Complaining, Teasing, and Other Annoying Behaviors Robin M. Kowalski

Publication date:
10 Jun 2014
Yale University Press
208 pages: 210 x 140mm

Everyone has teased, nagged, betrayed, or lied to another person. Likewise, everyone has been the unfortunate object of such unpleasant behaviors. In this intriguing book, social psychologist Robin M. Kowalski examines the intricacies of six annoying interpersonal behaviors: complaining, teasing, breaches of propriety, worry and reassurance-seeking, lying, and betrayal. She considers the functions of these behaviors, the types of people who are inclined to do them, the consequences for victims and perpetrators, and the ways in which such behaviors might be curtailed.

Complaining, Teasing, and Other Annoying Behaviors provides for the first time a multifaceted picture of common annoying behaviors. The book answers these questions and many others:

• Why do people tease?

• What are the consequences of annoying behaviors for the people involved?

• Is there a positive side to irritating behaviors?

• Are people more likely to lie to those close to them or to strangers?

• Do excuses and apologies diminish the hurtful effect of unpleasant behaviors?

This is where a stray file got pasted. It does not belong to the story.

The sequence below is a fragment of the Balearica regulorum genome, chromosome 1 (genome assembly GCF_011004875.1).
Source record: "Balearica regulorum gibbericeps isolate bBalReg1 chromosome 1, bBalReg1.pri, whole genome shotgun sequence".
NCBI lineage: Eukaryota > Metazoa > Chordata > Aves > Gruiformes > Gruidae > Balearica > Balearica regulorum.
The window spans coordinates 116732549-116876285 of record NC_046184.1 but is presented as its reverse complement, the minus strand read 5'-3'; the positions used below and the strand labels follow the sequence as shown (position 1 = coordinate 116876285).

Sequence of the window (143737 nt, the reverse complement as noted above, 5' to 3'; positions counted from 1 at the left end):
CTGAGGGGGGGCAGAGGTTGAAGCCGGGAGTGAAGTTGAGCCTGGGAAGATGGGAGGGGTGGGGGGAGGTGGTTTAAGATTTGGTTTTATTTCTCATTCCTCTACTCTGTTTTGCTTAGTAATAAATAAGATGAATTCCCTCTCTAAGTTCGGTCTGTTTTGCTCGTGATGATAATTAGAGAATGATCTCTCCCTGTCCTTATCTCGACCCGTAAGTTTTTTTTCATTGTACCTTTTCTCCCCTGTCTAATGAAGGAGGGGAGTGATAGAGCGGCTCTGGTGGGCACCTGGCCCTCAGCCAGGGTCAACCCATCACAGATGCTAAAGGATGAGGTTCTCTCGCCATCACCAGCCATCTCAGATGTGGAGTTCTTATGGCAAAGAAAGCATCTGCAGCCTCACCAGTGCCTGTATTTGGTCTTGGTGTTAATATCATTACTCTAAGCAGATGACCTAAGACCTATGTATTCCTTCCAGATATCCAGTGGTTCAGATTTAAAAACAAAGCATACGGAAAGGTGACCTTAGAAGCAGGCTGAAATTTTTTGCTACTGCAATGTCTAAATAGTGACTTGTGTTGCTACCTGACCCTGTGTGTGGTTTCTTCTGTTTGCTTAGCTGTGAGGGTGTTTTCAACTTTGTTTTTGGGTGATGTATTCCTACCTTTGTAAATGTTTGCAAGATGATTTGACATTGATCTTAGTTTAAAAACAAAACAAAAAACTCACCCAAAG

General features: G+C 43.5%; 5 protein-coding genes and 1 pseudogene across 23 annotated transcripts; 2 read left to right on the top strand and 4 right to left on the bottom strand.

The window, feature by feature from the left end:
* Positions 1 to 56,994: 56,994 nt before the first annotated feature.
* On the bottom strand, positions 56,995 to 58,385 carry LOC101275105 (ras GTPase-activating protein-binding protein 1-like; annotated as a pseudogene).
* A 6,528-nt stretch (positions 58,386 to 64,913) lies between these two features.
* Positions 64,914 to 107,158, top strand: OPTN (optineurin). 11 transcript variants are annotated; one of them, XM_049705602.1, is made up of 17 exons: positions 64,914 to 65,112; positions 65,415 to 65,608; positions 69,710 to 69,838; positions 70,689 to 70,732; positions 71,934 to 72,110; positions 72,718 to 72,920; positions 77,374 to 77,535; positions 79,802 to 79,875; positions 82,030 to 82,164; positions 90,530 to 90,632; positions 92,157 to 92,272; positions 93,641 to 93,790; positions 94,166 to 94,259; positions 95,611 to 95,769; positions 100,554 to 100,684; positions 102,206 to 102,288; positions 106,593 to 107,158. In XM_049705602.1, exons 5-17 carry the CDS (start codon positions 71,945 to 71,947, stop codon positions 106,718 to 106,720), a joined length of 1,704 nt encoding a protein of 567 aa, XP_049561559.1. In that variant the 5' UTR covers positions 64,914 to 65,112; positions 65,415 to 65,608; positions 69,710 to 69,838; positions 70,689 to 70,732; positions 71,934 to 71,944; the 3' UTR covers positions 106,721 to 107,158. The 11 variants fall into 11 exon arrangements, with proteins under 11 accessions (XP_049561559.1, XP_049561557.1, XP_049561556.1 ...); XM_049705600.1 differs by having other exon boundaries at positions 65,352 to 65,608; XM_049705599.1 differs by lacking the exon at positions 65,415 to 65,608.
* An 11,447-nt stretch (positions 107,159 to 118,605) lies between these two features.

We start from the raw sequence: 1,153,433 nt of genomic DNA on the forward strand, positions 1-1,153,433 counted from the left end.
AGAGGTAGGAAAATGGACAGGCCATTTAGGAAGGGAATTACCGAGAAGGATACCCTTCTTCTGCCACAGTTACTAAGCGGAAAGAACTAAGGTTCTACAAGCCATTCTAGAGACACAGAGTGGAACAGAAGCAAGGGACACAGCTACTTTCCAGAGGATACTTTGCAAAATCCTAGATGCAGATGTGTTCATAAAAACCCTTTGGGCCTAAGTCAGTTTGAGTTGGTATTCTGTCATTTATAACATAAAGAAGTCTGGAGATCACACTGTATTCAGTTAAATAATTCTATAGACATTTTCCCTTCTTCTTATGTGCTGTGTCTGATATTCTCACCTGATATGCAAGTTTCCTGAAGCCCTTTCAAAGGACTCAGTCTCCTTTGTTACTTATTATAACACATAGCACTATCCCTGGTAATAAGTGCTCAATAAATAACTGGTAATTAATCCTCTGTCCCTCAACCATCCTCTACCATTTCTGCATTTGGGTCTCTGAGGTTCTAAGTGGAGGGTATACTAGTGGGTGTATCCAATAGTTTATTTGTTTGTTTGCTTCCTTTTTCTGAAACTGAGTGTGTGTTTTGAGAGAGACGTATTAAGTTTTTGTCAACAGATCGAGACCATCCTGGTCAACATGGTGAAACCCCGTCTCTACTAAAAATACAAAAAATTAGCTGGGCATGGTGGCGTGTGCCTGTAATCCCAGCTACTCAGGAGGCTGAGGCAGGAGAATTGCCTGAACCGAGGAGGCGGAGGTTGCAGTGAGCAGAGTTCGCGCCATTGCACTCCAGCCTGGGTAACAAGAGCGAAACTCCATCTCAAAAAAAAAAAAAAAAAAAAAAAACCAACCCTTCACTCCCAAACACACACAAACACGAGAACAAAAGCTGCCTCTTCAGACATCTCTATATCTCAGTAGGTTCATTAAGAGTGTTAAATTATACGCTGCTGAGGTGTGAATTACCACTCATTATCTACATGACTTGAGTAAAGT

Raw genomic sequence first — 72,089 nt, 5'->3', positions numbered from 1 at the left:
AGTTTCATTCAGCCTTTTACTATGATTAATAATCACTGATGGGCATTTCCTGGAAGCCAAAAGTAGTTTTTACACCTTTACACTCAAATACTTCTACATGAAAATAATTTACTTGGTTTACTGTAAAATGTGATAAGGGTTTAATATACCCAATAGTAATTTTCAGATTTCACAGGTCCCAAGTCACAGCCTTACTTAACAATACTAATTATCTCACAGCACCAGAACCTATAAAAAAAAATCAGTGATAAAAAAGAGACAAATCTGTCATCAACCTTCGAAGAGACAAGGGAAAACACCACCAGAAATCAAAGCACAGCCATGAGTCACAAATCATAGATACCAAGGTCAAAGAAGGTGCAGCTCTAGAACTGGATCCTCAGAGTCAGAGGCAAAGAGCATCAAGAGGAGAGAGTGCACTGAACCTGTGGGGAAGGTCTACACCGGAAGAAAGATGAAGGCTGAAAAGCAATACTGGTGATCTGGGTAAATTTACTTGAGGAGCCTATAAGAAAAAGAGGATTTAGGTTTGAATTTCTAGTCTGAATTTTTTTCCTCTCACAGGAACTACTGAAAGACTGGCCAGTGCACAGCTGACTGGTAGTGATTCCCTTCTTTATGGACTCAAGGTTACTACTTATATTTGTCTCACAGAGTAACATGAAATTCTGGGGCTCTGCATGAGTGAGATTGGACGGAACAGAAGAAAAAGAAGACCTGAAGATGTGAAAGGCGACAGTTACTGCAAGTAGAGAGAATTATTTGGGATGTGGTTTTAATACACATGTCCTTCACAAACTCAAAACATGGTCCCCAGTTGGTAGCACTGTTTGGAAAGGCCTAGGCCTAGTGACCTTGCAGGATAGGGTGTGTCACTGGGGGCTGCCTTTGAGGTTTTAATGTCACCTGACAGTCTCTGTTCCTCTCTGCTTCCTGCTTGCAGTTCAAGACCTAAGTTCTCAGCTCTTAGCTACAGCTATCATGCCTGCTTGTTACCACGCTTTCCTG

• What is the relation of gender and culture to specific annoying acts?

Robin M. Kowalski is professor of psychology at Clemson University. An expert in the field of interpersonal behavior and social anxiety, she has published five books and numerous articles on these topics. Interest in her research on complaining has been widespread, leading to radio, tv, and newspaper interviews around the world. She has appeared on the Today Show, and articles on her research have been published in Health, Allure, Family Circle, Reader’s Digest, and many other magazines.

"A recognized expert of research on complaining and teasing, Dr. Kowalski offers an excellent review of annoying behaviors and the people who engage in them."—James Shepperd, University of Florida

"Kowalski uses contemporary theory and research from social psychology and personality to build her convincing case. Her new and unique integration of existing work broadens our understanding of relationships and relationship problems."—James Maddux, George Mason University, editor of the Journal of Social and Clinical Psychology